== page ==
how to support someone with mental illness

Learn About How to Support Someone with Mental Illness

Mental illness is defined as a mental disorder as a significant dysfunction in a person’s thinking, emotional control, and behavior. Mental illness is a disease of the brain that affects your thinking, intelligence, emotions, feelings, and relationship skills. Mental illness is real and far more widespread than you may be aware of, as one out of three Americans has a battle with their mental health.

Conquering mental health isn’t an easy task. The topic is uncomfortable and plagued by its untruths, misconceptions, and stigma. Initiating the conversation about mental health is important. It is vital to helping the person that you love to get the proper professional help that they need.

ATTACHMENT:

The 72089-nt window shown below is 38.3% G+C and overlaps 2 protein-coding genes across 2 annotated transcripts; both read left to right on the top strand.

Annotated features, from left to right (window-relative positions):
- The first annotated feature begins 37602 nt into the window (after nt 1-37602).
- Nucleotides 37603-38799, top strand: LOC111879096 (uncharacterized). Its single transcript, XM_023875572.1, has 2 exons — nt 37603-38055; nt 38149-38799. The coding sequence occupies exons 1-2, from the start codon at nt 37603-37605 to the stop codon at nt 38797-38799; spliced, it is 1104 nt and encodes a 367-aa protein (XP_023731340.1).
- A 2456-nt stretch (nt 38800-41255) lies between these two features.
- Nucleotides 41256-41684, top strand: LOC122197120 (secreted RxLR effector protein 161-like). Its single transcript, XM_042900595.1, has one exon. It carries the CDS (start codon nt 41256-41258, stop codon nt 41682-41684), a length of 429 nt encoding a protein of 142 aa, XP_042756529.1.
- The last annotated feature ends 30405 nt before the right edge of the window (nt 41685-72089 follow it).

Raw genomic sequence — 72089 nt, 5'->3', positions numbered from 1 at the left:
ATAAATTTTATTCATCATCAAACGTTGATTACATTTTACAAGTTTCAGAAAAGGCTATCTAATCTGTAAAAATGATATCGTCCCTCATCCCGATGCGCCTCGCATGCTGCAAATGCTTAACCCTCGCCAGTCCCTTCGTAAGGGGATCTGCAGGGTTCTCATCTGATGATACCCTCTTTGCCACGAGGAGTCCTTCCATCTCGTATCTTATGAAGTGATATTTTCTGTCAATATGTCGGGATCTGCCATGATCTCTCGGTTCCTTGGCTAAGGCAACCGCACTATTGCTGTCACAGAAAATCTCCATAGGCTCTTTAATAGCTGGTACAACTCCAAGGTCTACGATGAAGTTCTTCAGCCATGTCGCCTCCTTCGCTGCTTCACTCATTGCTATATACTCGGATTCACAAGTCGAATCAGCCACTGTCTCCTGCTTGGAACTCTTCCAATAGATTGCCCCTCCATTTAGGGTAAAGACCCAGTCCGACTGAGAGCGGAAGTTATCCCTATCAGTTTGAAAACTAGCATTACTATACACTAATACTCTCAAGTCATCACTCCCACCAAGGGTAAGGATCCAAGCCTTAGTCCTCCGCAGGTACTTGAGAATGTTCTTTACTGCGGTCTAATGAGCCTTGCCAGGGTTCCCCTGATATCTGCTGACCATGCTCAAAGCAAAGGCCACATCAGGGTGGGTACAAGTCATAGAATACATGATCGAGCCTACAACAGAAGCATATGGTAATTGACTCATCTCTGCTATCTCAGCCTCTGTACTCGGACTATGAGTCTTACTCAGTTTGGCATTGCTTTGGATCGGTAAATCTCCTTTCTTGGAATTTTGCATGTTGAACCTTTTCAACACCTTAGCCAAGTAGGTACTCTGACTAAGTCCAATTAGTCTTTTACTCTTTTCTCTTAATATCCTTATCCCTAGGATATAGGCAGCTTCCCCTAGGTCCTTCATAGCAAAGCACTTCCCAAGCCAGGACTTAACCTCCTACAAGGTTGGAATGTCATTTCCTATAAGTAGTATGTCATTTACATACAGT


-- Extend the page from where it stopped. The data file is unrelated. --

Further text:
Symptoms of Mental Illness

The symptoms and disorders of mental illness are real, although they may not show on the surface. Many people who live with a mental illness often fight their battle quietly and alone. This is due to the fear of embarrassment from their family, friends, or employer. The stereotypes, misunderstandings, and false information about people with mental illnesses cause those living with the illness to not seek help or get the proper support from their family, friends, and spouses. The person who you love may go years without even telling you.

The symptoms of mental illness aren’t always surface level. Most of the people who are living with mental illness also live productive lives. Despite the challenges they are still able to go on with their daily life, but you never know the pain that they are internalizing.